Ideal for staycations aplenty in good old Blighty.

Following foreign travel restraints due to the pandemic and blooming Brexit (yep, it’s still hanging over us) we’re set to see a revival of the Great British Holiday as staycations soar. 

And with holidays on terra firma taking flight, reports reveal that estate agents are seeing exponential interest in holiday homes

Such a purchase shouldn’t simply be a case of choosing a place by the sea and making a purchase based on the view. Instead, there are several ways to maximise the potential of the property. Here are 5 ways to make the most of your UK holiday home.


Are you after a country cottage with that peaceful, provincial escape that one carries or would you prefer a beachside bolthole? Do you want somewhere with enough room for group getaways or a small romantic retreat made for two? Is this a long term investment – somewhere you want to retire – or a second home destined for holidays only? 

There are holiday homes out there to suit every need, all unique and appropriate for divergent tastes, meaning you are sure to find the perfect one to match your needs. Holiday home ownership can be an exciting mission and figuring out the type of home you want is the first step in a sometimes enjoyable, sometimes stressful process. 

If you’re keen on a static home on a campsite, bear in mind that most sites shut up shop during January to early March, meaning if you want a break during the first few months of the year  – it ain’t going to happen. There are also site and maintenance fees to cover, so you’ll need to work them into your budget accordingly.  


Location is everything when it comes to your holiday home, and will define how you use the property and one of the most important questions with regard to location is how easy your potential holiday home is to travel to.

It’s all very well having a cute cottage on the Cornish coast, but if it takes you seven hours to drive there – how often will you actually make that drive? When it comes to making the most out of your holiday home, consider buying somewhere within reasonable distance to your actual home so you can truly make the most of it.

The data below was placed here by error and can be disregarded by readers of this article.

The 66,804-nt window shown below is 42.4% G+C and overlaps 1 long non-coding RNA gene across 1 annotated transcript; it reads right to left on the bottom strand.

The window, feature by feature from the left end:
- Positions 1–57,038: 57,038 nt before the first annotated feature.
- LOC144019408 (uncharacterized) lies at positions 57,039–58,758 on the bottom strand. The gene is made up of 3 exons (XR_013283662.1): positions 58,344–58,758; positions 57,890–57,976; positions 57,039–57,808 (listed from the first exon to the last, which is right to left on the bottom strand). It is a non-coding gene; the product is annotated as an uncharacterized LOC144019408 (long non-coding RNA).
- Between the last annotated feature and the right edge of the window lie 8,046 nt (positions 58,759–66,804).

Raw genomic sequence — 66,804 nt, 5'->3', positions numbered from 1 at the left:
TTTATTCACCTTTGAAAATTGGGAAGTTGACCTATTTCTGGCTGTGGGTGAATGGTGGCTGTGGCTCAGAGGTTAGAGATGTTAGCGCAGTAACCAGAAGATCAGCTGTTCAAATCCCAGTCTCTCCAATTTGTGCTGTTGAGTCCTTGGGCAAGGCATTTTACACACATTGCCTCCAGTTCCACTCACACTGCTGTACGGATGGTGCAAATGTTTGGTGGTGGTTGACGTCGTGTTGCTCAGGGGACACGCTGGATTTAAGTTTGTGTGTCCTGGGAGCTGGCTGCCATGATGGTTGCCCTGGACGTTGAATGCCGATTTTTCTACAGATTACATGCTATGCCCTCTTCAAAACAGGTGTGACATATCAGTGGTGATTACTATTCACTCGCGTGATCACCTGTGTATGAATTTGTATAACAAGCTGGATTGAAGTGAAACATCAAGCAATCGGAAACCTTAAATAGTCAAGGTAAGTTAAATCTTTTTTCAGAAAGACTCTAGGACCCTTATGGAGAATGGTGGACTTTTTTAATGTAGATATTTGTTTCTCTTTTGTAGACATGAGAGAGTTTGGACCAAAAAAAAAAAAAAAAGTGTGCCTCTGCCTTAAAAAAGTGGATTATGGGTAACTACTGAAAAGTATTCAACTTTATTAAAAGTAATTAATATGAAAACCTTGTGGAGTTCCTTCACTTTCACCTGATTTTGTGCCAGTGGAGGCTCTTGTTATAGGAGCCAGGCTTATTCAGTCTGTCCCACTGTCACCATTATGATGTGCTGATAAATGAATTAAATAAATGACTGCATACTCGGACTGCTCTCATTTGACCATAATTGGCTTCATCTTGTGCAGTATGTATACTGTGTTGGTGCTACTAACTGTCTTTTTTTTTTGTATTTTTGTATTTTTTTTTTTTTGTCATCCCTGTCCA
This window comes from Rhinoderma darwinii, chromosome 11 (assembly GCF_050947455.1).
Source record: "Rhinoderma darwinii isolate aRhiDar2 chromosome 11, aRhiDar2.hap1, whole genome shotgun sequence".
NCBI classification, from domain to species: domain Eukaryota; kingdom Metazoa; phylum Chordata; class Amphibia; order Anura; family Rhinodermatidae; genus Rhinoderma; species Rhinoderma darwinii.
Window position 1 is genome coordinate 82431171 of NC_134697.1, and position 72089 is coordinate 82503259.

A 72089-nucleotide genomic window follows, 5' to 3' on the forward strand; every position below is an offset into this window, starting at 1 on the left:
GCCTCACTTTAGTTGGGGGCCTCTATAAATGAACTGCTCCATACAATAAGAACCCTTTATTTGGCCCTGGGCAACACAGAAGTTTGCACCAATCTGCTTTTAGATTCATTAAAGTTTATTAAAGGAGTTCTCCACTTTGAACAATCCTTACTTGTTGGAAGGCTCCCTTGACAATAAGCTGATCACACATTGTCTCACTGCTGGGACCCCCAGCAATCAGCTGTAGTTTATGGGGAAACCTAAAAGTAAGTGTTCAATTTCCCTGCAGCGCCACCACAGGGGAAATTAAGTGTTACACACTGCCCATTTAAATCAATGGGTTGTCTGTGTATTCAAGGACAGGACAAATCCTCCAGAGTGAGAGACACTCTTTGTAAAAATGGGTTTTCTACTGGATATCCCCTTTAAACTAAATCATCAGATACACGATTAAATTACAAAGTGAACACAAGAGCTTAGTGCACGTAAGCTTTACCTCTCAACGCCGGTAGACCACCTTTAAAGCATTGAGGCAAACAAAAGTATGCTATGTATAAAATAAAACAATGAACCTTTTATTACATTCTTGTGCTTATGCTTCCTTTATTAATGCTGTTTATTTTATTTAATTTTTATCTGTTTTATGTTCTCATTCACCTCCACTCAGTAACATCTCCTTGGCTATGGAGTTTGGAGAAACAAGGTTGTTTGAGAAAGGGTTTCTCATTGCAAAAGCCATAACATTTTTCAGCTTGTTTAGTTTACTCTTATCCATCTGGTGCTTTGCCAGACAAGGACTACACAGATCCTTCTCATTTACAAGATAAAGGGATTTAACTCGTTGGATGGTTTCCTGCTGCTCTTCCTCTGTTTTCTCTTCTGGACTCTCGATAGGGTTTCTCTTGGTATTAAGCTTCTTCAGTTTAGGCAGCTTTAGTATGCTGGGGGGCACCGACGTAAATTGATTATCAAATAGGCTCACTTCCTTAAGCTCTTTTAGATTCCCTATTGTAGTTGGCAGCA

Ensuring that your new property is equipped with all your home comforts will make that drive down – whether it’s long or short – all the more peaceful knowing that a fully fledged property awaits you. There’s nothing worse than arriving somewhere which feels unfinished, unfurnished and unloved, so if you can afford it, do endeavour to deck out your holiday home properly and comprehensively. 

We think this is particularly important in the kitchen; a holiday of takeaways can feel a little transient, don’t you think? Instead, maximise the full potential of your new pad by getting the kitchen in full working order.


As many British travellers swap holidays abroad for a break closer to home, owning a holiday home to let might just be a savvy investment. Indeed, during uncertain times, having somewhere which can generate an income is a godsend, and grants peace of mind in the face of a turbulent, trying world. 

Should this be your intention for your investment, then employing a property manager is essential. You’ll of course also need to consider the financial burden of having a second mortgage, as well as the tax implications of becoming a landlord. If you’re interested in learning more about earning money from your second home, check out our article on 7 IDEAL considerations when buying a holiday home let


If you’ve got your heart set on owning a holiday home but that financial burden we mentioned is too heavy to bear alone, then you could consider joint ownership of a property to mitigate money worries. 

There are several benefits of sharing ownership of a second home. Firstly, the initial investment is halved, meaning it’s far less impactful. What’s more, the cost of upkeep and maintenance is also shared, as well as the actual responsibility of keeping the property ticking over. Finally, a timeshare or shared ownership means that the property will be inhabited more often, negating any guilt you might be feeling about the frivolousness of owning a home which often lies empty.